Keywords: barriers; facilitators; physical activity; lifestyle; cancer; cardiovascular disease; elderly; musculoskeletal disorders; obesity barriers; facilitators; physical activity; lifestyle; cancer; cardiovascular disease; elderly; musculoskeletal disorders; obesity

1. Introduction

The increase in life expectancy and the remarkable advances in medicine have caused the mean age of the global population to progressively increase [1]. Linked to this, the number of people suffering from one or more chronic diseases has dramatically risen, which leads to large economic costs for countries and a greater need for health care services [2]. Physical exercise has become standard practice in clinical care due to the fact that it leads to numerous benefits in many different pathological and non-pathological populations [3]. In this regard, the inclusion of physical exercise programs in treatment plans is now an essential tool for most health care providers, while the use of evidence-based exercise programs subjected to the evaluation of exercise professionals is considered key in the prevention and treatment of many conditions [3,4].
Every year, hundreds of randomized controlled trials aimed to evaluate the effects of physical exercise on health-related variables are published. That is the consequence of a large investment of public and private institutions and the work of many researchers, who have demonstrated that physical exercise leads to numerous benefits in many different pathological and non-pathological populations [3]. As a result, physical exercise has become a medicine that everyone should take regularly [5] and many different campaigns, advertisements, and policies have been developed to spread that message [6,7]. However, although most people know the relevance of having an active life as a part of a healthy lifestyle, inactivity is still a major concern and the number of sedentary people has not been properly reduced [8,9].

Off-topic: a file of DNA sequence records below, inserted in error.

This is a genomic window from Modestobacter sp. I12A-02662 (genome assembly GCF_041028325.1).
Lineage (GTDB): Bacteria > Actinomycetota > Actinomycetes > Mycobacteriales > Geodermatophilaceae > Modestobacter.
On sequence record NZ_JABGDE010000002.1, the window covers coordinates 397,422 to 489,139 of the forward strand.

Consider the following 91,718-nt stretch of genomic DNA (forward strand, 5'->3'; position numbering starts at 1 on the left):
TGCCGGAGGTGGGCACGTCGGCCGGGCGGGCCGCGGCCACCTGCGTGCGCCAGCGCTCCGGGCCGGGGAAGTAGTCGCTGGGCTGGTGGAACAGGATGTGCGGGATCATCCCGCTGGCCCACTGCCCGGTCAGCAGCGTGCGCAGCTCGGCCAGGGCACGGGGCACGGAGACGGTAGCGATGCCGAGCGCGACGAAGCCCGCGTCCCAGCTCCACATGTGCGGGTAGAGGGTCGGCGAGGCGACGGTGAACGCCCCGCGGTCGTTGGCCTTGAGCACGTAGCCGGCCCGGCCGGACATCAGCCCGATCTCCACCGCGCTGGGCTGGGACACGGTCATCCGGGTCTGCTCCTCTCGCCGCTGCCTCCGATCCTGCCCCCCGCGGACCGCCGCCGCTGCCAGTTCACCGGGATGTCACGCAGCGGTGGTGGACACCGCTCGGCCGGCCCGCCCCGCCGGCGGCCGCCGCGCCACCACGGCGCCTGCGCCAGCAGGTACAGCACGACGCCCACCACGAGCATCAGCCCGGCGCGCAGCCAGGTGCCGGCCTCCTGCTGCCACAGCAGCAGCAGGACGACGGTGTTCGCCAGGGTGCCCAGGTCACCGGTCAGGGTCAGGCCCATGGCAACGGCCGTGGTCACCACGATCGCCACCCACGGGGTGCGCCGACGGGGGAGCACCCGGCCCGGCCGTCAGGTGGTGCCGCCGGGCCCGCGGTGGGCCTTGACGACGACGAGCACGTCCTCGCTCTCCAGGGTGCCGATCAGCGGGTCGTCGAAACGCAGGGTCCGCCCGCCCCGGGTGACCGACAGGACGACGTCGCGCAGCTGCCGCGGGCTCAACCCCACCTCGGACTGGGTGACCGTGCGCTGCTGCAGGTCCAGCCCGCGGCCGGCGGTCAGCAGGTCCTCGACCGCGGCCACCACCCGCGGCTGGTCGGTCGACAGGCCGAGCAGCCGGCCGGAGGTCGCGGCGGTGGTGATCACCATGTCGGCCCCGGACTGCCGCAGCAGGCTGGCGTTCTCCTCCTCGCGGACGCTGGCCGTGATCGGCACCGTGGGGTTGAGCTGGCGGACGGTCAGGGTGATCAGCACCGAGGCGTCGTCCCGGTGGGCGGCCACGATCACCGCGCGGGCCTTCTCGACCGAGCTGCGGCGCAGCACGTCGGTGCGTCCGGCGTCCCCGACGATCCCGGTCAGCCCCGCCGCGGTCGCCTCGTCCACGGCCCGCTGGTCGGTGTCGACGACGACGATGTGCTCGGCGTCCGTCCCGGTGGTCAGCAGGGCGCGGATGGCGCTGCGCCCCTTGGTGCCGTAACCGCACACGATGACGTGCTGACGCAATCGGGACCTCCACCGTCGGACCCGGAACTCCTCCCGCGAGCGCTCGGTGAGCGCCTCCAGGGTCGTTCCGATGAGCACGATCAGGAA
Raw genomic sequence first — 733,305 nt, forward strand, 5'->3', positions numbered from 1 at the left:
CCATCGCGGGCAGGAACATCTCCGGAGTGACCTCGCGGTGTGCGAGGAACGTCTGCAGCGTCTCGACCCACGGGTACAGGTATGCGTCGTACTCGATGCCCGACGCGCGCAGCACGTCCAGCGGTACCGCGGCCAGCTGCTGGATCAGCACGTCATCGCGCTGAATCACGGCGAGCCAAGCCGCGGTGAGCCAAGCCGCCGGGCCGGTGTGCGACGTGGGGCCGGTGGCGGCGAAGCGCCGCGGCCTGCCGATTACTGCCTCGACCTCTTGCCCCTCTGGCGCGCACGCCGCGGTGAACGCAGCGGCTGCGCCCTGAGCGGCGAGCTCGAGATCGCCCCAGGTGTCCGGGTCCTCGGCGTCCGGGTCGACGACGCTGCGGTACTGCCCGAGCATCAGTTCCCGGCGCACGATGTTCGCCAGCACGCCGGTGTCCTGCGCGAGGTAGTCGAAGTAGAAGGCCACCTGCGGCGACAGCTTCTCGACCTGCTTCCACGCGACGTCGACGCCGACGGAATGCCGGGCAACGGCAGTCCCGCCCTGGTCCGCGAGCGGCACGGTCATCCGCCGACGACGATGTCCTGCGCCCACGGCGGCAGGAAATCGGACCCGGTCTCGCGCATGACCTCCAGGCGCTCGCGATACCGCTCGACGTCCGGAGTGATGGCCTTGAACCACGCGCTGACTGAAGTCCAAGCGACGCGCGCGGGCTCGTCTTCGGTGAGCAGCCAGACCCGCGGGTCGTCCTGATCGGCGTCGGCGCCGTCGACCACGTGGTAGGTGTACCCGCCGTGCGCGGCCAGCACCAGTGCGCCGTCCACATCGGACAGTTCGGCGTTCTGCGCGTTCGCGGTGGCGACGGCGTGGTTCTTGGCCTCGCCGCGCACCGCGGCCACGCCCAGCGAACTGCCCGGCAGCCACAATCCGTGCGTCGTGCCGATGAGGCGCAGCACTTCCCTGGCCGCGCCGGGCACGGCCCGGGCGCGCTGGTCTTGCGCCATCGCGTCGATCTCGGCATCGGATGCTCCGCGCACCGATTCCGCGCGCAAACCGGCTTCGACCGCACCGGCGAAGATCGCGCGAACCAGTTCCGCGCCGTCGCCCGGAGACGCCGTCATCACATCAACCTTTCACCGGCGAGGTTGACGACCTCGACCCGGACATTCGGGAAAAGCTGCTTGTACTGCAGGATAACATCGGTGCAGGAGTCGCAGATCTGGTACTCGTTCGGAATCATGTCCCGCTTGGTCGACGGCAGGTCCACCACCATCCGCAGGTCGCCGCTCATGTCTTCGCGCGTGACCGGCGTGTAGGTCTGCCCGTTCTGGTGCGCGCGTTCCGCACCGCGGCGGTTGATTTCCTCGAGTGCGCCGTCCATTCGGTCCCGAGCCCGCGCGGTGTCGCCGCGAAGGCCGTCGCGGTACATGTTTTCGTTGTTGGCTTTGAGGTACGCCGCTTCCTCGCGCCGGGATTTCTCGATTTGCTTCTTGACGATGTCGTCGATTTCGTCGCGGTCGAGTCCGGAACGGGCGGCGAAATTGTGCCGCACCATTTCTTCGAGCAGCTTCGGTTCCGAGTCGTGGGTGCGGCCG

Therefore, there is a key question that researchers working on physical exercise and health must ask: why people not exercise even knowing how good it is for their own health? The answer to this question may be related to the lack of proper information that enhances motivation and adherence to the exercise guidelines proposed. For example, the World Health Organization (WHO) has recently published new guidelines on physical activity and sedentary behavior, indicating that adults should do at least 150–300 min of moderate-intensity aerobic physical activity, or at least 75–150 min of vigorous intensity aerobic physical activity, or a combination of moderate- and vigorous-intensity activity throughout the week, in order to obtain substantial health benefits [5]. However, these guidelines lack any information regarding strategies to ensure that individuals maintain these levels of physical exercise over time nor strategies to motivate sedentary individuals to start exercising. Hence, it seems that neither the knowledge of the benefits of exercise nor the setting of minimum thresholds of exercise are driving forces to reduce sedentarism effectively.